It’s been very rewarding taking part in this process and the lessons I’ve learned about running a transparent and sustainable enterprise in Senegal will serve as a guide as I continue to work with enterprise development in Senegal.

To see more photos from the trip, check out the link to photo album "Dan and Kayla in Kédougou".

Sunday, April 24, 2011

Mission Impossible

I just spent the last 16 days in Kédougou on a mission for Bioessence to continue preparing for organic certification- something that requires a level of organization and equipping that has been relatively nonexistent up to this point. Along with a team of 5 others from Bioessence we were also sent to build two stocking containers and negotiate the purchasing of baobab grains from villages to be sent back to Dakar on the truck that came charged with the building materials. It was a mission filled with many unexpected challenges and complications, and for that it became lovingly known to us all as “Mission Impossible”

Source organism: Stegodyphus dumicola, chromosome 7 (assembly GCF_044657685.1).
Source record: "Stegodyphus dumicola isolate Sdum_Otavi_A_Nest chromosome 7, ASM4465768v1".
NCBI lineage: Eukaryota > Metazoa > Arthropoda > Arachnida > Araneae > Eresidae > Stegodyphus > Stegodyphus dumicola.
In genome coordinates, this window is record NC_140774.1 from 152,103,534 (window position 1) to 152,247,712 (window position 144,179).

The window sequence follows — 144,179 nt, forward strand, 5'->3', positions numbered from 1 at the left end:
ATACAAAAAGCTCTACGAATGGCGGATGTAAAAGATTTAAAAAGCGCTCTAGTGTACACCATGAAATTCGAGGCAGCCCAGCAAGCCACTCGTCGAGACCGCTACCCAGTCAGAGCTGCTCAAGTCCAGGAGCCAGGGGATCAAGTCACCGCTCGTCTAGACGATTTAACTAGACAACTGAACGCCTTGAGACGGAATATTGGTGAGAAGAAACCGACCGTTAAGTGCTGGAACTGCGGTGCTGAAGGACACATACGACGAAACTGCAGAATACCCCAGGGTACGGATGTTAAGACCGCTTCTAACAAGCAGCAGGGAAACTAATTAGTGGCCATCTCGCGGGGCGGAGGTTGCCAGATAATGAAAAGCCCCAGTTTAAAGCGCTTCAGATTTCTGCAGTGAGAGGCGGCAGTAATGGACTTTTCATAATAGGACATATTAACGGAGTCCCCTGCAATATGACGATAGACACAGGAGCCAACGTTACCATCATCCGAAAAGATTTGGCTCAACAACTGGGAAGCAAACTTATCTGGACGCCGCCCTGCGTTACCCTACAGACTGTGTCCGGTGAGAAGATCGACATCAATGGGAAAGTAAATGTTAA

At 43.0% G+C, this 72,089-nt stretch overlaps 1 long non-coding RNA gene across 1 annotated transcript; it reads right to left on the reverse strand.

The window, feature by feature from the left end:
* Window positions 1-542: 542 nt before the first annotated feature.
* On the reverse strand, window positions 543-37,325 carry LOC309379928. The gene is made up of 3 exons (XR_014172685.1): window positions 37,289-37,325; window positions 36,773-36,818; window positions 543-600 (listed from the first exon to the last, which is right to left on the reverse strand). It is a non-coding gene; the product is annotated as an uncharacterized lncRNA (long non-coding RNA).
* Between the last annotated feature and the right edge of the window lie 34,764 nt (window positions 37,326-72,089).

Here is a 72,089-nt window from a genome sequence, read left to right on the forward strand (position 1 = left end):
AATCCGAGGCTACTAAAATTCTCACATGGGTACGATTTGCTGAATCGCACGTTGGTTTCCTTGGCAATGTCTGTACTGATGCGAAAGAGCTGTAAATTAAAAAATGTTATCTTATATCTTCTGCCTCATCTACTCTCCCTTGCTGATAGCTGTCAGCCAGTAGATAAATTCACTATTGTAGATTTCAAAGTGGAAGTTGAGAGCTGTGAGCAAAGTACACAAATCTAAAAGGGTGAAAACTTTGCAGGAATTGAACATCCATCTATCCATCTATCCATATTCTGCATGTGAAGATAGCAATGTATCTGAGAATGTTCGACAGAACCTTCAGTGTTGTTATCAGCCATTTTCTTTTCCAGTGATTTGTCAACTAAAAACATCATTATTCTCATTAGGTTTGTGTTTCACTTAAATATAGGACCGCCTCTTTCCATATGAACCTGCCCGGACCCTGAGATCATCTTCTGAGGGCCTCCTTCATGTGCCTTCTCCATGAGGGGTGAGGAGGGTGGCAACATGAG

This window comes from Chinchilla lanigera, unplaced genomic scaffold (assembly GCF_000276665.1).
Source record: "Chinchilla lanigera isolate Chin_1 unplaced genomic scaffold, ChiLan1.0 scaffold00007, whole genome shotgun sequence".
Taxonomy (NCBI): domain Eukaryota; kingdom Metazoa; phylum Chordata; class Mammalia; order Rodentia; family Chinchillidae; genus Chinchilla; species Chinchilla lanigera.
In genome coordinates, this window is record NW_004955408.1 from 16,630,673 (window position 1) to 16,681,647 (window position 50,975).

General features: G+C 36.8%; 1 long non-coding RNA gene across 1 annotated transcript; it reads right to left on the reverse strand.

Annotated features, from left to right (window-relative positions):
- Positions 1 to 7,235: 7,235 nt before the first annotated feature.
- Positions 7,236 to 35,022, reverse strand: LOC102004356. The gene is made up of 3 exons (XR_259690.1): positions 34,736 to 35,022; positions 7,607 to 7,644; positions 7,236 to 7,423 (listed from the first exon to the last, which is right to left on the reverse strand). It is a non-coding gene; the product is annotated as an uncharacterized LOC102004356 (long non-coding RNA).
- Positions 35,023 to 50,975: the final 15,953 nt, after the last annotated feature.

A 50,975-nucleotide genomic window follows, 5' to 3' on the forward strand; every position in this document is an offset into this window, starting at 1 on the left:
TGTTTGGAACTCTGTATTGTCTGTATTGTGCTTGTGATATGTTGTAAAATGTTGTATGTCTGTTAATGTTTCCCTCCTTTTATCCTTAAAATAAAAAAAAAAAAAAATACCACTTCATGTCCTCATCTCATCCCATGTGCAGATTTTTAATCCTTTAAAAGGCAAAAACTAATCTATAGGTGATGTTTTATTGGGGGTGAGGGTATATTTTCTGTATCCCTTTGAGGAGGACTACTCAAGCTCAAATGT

There was sweat, blood, frustration, confusion, yelling and even some tears, but just as Tom Cruise never fails to do, we accomplished our mission (more or less) and survived to tell the story.

The missions:

1. To construct two stocking containers (one in Bandafassi one in Ebarak) to protect Baobab grains and other Bioessence products from the environment and from contamination.

2. To purchase Baobab grains from the villages in the area and load them onto the truck to be driven back to the factory in Dakar where they will be pressed to obtain the oil used in their cosmetics.

3. To collect necessary information about current working conditions in the villages in order to prepare for obtaining organic certification. Also to devise an organizational structure to facilitate and legitimize the relationship Bioessence has with the producers in rural areas.